Record Details

Main Cooling Line Feeder

Washington State University Libraries

Field Value
Title Main Cooling Line Feeder
Description This is a main line feed of cooling water running from one of the pumping barges, thru a longitudinal inspection gallery in the dam. The hose connections are fastened to headers for the various coils of cooling pipe embedded in the concrete, thru which water from the river is being circulated. The flow was distributed so that at least 4 gallons per minute was passing thru each coil at all times. At a low point in the system booster pumps forced the water back over the cofferdam into the... Using one of the many ideas developed during the construction of the Boulder Dam the Concrete was cooled by means of two cooling water barges pumping water thru the 375 miles of one-inch pipe embedded in the concrete of the Grand Coulee Dam. Here is shown the main line for this network of cooling pipes meant to keep the concrete from buckling or cracking due to excessive heat expanding its mass.
Relation Part of Western Waters Digital Library:; Photographer Unknown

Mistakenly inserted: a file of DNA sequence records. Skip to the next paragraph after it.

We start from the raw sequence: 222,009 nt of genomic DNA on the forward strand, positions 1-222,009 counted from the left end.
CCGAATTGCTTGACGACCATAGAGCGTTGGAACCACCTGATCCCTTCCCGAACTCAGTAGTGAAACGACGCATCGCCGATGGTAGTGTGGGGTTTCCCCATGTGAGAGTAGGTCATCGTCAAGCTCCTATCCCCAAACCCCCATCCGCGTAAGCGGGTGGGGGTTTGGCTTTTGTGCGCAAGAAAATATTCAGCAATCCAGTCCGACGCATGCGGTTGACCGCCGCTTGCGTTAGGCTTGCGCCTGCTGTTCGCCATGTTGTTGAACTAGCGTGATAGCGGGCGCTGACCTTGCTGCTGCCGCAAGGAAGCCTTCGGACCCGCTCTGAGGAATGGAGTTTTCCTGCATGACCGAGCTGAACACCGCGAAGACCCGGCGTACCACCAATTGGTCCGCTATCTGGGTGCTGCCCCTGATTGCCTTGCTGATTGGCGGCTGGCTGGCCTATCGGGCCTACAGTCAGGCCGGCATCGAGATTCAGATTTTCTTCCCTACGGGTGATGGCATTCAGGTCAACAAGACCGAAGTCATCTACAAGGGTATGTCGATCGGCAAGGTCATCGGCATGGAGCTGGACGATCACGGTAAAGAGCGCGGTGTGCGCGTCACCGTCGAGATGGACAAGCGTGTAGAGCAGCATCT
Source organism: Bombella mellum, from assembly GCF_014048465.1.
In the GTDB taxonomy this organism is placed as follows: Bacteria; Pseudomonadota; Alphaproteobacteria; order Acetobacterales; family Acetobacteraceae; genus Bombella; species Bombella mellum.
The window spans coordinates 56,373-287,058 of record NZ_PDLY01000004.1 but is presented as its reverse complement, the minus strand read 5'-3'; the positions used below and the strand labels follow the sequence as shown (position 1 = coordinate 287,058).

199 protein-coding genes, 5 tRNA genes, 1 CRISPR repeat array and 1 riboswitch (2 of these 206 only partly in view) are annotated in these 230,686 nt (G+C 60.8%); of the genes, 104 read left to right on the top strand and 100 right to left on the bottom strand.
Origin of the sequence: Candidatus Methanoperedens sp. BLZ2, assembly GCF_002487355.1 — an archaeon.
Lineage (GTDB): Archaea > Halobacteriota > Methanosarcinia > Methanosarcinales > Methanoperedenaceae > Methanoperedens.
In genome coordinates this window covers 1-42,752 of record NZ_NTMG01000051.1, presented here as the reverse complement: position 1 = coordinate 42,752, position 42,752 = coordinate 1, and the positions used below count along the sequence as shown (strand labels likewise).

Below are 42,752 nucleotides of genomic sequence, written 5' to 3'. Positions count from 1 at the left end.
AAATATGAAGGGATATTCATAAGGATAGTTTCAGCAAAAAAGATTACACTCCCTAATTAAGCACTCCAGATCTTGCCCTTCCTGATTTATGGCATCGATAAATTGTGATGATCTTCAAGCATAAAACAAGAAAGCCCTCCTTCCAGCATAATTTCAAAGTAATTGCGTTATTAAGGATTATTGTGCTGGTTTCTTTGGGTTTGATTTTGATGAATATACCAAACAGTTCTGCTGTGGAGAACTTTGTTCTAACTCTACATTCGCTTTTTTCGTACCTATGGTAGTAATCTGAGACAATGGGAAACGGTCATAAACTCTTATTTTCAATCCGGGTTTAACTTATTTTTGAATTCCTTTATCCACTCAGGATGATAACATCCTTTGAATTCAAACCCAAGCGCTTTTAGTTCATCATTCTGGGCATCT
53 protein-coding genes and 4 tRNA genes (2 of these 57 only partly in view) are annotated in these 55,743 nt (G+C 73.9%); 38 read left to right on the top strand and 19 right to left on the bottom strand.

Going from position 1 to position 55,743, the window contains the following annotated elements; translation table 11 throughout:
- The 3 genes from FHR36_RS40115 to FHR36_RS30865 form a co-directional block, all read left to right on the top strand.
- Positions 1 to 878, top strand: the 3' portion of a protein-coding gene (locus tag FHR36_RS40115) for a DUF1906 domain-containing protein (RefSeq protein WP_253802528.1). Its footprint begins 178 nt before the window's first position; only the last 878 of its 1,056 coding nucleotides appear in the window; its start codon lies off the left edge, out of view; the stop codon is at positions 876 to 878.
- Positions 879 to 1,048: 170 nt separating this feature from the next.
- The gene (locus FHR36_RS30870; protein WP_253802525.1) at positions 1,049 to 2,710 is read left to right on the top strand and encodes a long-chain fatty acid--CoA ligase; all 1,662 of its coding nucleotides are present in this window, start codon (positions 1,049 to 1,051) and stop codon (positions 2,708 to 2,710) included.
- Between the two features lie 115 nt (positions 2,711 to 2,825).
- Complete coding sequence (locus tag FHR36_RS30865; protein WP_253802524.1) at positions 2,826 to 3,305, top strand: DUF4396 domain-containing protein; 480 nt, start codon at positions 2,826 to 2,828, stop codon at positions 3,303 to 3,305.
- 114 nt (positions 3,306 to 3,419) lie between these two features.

Creator Clifford R. Koester
Subject Tunnels--Design and Construction--Washington (State)--Grand Coulee Dam; Concrete--Cooling--Concrete--Washington (State)--Grand Coulee Dam; Concrete--Expansion and contraction--Washington (State)--Grand Coulee Dam Concrete
Type Photograph
Coverage United States--Washington (State)--Grant County--Grand Coulee Dam site, Grand Coulee Dam (Wash.)
Identifier 709b1v2p143.jpg,1007
Publisher Manuscripts, Archives, and Special Collections, Washington State University Libraries:
Source A History of the Columbia Basin Project (Vol. 2, Page 143)-Cage 709: Clifford R. Koester Papers, 1927-1972:
Rights To order a reproduction please see: , or contact Washington State University Libraries, Manuscripts, Archives, and Special Collections: (509) 335-6691. For permission to publish please contact Washington State University Libraries, Manuscripts, Archives, and Special Collections: (509) 335-6691.
Format Original photographic prints were scanned at 24 bit 3000 pixels by the long side for master TIFF files on an Plustek OpticBook 3600 Plus. Also, 24 bit 150 PPI JPEGs were created with the OpticBook 3600 Plus and added to the CONTENTdm database at the WSU Libraries
Language English
Date 2008

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